A Mayfair pub walk

Here is a pub-walk through one of London’s most historical and well-heeled residential areas.

Mayfair, named after its raucous annual fair, was purpose-built during the mid to late-1700’s.   Many wealthy residents moved here from Soho – where they had lived after the devastating Great Fire of London of 1666.

Sir Richard Grosvenor engaged Thomas Barlow to lay out Mayfair around three large squares; Berkeley Square, Hanover Square and Grosvenor Square.   Sir Richard had inherited the land from his father, Sir Thomas Grosvenor – who had acquired it upon his marriage to Mary Davies, heiress to five hundred acres of central London.   Today, the Grosvenor Estate still own swathes of Mayfair – making the twenty-nine year old Duke of Westminster a very wealthy man indeed.

The ‘Mayfair’ itself ran from 1686 to 1764, before it was supressed by the areas new residents.   Surprisingly, they didn’t take to the annual visit of showmen, jugglers, prize-fighters, semolina eating contests, prostitutes and copious cheap ale on their doorstep.

Piccadilly, which bounds the south side, was originally the medieval high road to Reading.  By the 1500’s, Piccadilly was a thriving fashion centre, taking its name from the ruff lace collars (‘Piccadills’) that were manufactured in workshops along the street.   Piccadilly’s north side was lined with the London homes of the country’s landed gentry; of which the most important were Burlington House, Cambridge House, Albany House and Devonshire House (all but Devonshire House are still standing).

The pub walk starts in Shepherd Market, just north of Piccadilly.

Shepherd Market. Edward Shepherd's 1735 market
Edward Shepherd’s 1735 market was a focal point of the ‘Mayfair’ until it was abolished in 1764. The market buildings were re-built in 1860.
The first pub is 'The Grapes' in Shepherd Market. It was built in 1882
‘Ye Grapes’ in Shepherd Market was built in 1882, catering to market workers and shoppers.
Beau Brumell. Anthony Eden
Head north to Chesterfield Street.  Number 4 was home to George Bryan ‘Beau’ Brummell.  A society wit and good friend of the Prince Regent, he was famed as an arbiter of mens fashion.   He was among the first to wear tailored jackets and trousers – as opposed to the loose fitting garmets and stockings of the time.  Sadly, later in life, he ran up gambling debts and fell out with his old friend (by then King George IV) – dying of neurosyphilis in ‘social’ exile in Caen.   Another famous resident was Anthony Eden, remembered for his ill-judged ‘British imperial’ efforts to oust President Nasser of Egypt in the 1956/7 Suez Crisis – pretty much the last dying gasp of the British Empire.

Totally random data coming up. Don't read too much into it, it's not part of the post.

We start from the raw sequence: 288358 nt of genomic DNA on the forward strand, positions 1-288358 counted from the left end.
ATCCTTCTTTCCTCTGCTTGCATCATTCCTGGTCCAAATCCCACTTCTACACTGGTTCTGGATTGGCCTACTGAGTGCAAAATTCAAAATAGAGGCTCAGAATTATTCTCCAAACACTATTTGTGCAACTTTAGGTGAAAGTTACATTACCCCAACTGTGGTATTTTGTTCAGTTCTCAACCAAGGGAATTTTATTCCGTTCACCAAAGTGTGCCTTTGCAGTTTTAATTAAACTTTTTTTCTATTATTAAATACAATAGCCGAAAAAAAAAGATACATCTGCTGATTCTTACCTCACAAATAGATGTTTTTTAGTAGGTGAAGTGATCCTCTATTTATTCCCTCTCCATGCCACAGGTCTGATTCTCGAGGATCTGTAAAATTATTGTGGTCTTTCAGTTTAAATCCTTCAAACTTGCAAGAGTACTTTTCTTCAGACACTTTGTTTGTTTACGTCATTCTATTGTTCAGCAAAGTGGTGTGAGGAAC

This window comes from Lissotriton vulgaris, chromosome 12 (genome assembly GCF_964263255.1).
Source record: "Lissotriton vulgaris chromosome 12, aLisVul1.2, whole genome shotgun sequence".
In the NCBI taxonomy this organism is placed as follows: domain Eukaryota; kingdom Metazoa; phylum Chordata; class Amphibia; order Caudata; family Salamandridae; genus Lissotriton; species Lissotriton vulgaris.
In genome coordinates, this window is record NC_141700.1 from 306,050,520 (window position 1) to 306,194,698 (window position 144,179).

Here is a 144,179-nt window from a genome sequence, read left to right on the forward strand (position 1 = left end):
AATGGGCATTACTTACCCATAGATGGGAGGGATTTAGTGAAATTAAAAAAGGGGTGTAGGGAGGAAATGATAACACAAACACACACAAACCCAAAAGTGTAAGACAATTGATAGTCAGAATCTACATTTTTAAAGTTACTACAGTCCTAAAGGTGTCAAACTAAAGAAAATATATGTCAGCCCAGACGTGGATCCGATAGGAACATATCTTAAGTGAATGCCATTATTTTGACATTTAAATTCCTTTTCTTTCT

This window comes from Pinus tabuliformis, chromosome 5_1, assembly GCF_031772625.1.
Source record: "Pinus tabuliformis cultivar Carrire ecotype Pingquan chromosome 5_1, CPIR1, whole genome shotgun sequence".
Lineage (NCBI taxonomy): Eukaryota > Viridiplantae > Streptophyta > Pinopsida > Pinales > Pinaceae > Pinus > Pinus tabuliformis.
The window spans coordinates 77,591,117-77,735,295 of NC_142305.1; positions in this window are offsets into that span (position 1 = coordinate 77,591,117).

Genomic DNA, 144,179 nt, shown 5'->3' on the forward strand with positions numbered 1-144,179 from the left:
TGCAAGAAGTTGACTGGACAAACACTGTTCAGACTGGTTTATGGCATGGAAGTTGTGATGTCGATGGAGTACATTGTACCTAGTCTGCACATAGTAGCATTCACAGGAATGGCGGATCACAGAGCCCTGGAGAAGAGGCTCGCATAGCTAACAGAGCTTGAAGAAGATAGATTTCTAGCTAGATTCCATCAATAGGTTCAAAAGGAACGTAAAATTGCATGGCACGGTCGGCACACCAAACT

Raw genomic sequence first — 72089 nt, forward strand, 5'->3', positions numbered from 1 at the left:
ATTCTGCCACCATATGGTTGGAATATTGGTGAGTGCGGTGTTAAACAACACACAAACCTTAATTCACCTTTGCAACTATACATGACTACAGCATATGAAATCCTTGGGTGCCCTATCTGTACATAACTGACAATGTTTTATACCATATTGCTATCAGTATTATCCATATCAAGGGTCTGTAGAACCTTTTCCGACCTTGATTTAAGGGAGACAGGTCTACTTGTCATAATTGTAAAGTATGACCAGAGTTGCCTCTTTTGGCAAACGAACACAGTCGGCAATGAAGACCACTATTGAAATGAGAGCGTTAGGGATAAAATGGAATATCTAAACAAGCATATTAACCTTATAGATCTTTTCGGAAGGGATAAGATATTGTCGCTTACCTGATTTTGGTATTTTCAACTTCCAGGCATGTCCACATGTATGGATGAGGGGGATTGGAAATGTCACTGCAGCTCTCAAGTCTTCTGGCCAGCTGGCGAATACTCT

At the top of Chesterfield Street is Charles Street. Number 30 was home to the Earl of Roseberry, briefly the Prime Minister of the United Kingdom in the 1890’s.
Number 22 Charles Street was home to the Duke of Clarence, before his ascension to the thone as King William IV.
Continue up Chesterfield Hill to arrive at the Punchbowl pub.
Opposite the Punchbowl is Farm House, the site of an old farm dairy.  It was home to the Duke of Windsor and Wallis Simpson and later to Raine Spencer, Countess Spencer (step-mother to Princess Diana).
Church of the Immaculate Conception, Farm Street.   Completed in 1849 by Joseph Scoles, the high altar, depecting the Annunciation, was designed by Augustus Pugin
Alfred Dunhill’s London flagship store, former home of the Duke of Westminster in the early 1900’s.
Dukes of and Duchesses of Devonshire
The entrance to Berkeley Square, looking north.  Berkeley Square was the garden of Devonshire House, occupied by the sucessive Dukes of and Duchesses of Devonshire – as portrayed by the famous 5th Duke and Duchess in the film ‘The Duchess’.   Devonshire House was originally named Berkeley House after Lord Berkeley of Stratton.   It was remodelled by the Devonshires in 1733 and finally demolished in 1924.  The London plane trees are the original ones, planted in 1733.
Annabel's on Berkeley Square is one of the world's most exclusive clubs.
Annabel’s, at 46 Berkeley Square, is one of the world’s most exclusive clubs. It was established in 1963 by Mark Birley and named after his wife.  (Annabel went on to marry James Goldsmith, with whom she had Jemima and Zac)
Number 45 Berkeley Square is the former home of ‘Clive of India’.  Robert Clive was a soldier who rose to Governor of Bengal by the late 1770’s.  He made a fortune running the 250,000 strong private army of the East India Company.   Upon his return to London with his ‘loot’ he commissioned this house. Criticised for his part in the death of around ten million Indian citizens in the Bengal famine of 1770, he committed suicide in 1774.
The Guinea, in Bruton Place, is one of London’s oldest pubs.
The Coach and Horses in Bruton Street is the oldest building in the street (and my fathers local when he was MD at the Celebrite in the 1960’s!)

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